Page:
On Monday 22 May at 0810, I stepped on to a half-submerged concrete jetty in Lowestoft, Suffolk. Awash with seawater and slick with seaweed, this tiny walkway is the easternmost point in Great Britain – and journey’s end for my trip to the four extreme points of the mainland. I looked out to a glittering horizon beneath the blazing sun as my trusty OM-4Ti’s timer beeped behind me. At 0815 the shutter clicked, setting the seal on a personal project that has seen me travel nearly 2,200 miles by road, rail, foot and flight.
Many of the pictures I’ve posted about this project so far have been digital, but my chosen medium for the actual project was film – specifically Ilford PAN F, a low-speed, fine-grain black and white film. 35mm film was the dominant photographic medium for much of the 20th Century, and most readers will remember having used it for holiday snaps at some point. For a film enthusiast, though, the attachment to the medium runs a little deeper than holiday snaps, and it involves quite a bit more thought.
For me, there’s an intangible, almost magical quality to negatives in the way that they link me and my work to a place and time in an overtly physical way. When I look through my archive of negatives and contact sheets, I’m looking at strips of film that were actually exposed in the place and at the time that they record. So when I look at my street photos from New York, for example – or this week’s industrial landscape in Lowestoft – the film in my hand was there with me. That link to a place and time is something that simply doesn’t exist with ones and noughts on an SD card: film’s physicality serves to link it forever to a place and time.
This physical quality is invisible in the finished print and might mean little to most people who look at the image. But for me, it adds to the experience of looking at my own photographs: the print and the negative together pack a bigger punch than the image they represent. The philosopher Roland Barthes wrote about the representative component of a picture that grabs your attention (which he called the studium) and the emotional content that ‘pricks or bruises’ (the punctum). Maybe, when I look at film photographs, it’s the physical negative that gives the punctum some of its punch.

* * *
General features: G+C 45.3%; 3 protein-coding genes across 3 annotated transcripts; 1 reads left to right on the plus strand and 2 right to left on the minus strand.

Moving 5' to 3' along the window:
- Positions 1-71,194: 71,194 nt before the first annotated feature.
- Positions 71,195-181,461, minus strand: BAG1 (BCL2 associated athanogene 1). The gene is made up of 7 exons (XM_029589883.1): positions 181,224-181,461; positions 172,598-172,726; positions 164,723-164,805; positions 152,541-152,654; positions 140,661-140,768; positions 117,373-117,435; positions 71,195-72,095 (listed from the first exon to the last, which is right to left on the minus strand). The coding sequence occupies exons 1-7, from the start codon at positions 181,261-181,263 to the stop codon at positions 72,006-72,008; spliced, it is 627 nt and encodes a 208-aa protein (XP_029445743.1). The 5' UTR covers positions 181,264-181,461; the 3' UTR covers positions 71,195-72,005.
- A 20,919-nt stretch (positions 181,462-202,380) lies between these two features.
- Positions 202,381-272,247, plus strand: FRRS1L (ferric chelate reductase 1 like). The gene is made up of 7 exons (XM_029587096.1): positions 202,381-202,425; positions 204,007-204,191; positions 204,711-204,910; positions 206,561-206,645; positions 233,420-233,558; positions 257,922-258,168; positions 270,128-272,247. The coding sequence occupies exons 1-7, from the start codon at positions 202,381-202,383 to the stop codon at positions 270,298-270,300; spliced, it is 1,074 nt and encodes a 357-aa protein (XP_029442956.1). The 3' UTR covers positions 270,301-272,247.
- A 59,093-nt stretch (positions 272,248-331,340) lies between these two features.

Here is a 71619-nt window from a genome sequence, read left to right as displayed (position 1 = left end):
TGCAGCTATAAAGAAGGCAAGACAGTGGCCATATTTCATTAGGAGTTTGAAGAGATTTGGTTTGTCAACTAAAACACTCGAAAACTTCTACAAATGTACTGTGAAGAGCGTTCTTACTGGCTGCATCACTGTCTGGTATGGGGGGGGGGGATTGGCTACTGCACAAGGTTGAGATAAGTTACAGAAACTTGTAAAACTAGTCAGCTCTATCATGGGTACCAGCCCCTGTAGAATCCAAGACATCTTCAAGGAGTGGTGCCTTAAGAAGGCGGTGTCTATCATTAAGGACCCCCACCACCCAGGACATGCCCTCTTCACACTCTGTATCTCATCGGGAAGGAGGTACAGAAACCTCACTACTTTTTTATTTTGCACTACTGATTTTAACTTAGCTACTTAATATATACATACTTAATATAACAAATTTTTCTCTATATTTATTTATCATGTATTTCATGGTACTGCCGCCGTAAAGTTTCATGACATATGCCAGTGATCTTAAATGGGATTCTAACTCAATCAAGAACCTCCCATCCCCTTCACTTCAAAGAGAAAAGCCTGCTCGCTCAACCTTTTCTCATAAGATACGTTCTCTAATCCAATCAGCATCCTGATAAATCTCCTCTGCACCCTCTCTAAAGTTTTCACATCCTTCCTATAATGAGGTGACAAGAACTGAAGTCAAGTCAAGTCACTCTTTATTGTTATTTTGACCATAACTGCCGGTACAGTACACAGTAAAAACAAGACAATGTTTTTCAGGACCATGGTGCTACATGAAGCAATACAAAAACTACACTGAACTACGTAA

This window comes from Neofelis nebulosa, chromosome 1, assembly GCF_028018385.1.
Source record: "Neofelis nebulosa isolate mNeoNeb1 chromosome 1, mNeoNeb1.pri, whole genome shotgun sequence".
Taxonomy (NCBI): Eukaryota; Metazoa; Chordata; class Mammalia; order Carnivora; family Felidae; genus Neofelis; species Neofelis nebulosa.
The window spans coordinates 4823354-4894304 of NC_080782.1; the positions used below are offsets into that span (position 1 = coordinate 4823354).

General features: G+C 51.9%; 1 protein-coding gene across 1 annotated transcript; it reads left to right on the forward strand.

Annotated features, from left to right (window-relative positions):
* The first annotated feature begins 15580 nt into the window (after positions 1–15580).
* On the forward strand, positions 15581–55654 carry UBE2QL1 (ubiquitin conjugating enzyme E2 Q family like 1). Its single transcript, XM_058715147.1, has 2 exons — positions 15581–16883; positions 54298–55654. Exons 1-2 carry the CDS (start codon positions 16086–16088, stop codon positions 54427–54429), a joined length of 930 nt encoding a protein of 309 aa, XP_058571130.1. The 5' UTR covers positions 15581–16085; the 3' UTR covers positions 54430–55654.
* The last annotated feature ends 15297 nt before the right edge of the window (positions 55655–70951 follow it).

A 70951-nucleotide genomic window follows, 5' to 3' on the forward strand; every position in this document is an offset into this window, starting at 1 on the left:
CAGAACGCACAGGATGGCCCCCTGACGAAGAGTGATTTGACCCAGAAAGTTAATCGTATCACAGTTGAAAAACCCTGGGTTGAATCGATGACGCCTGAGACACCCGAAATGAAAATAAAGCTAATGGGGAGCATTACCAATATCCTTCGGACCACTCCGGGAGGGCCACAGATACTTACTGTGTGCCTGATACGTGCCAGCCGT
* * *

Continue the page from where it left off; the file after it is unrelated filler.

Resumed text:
So much for the emotional appeal of film: what about the technical side? Your choice of film – and chemistry if, as I do, you develop your own film – fundamentally affects the way your picture looks. I chose PAN F for this project because it’s quite contrasty and I wanted my pictures to ‘pop’; and I developed the film in Rodinal, the oldest photographic developer still in use, because it tends to make pictures appear sharp (especially with slower films). There’s a bit more to it than that, of course – but you can learn by exploring the medium for yourself (or reading some of the posts on the Emulsive website).
As a professional photographer it’s rare that I’ll ever have a client content enough with the inherent disadvantages of film for me to use it for paid work. It takes time to develop, it’s harder to retouch (though not impossible), and mistakes in shooting and developing film can ruin a whole day’s work. But for my personal work – portraits of people I love, and landscapes linking me to amazing adventures – it’s almost always my medium of choice. In this instance it’s fitting way to add an emotional element to a personal project that has left me with memories, and pictures, that I’ll come to treasure.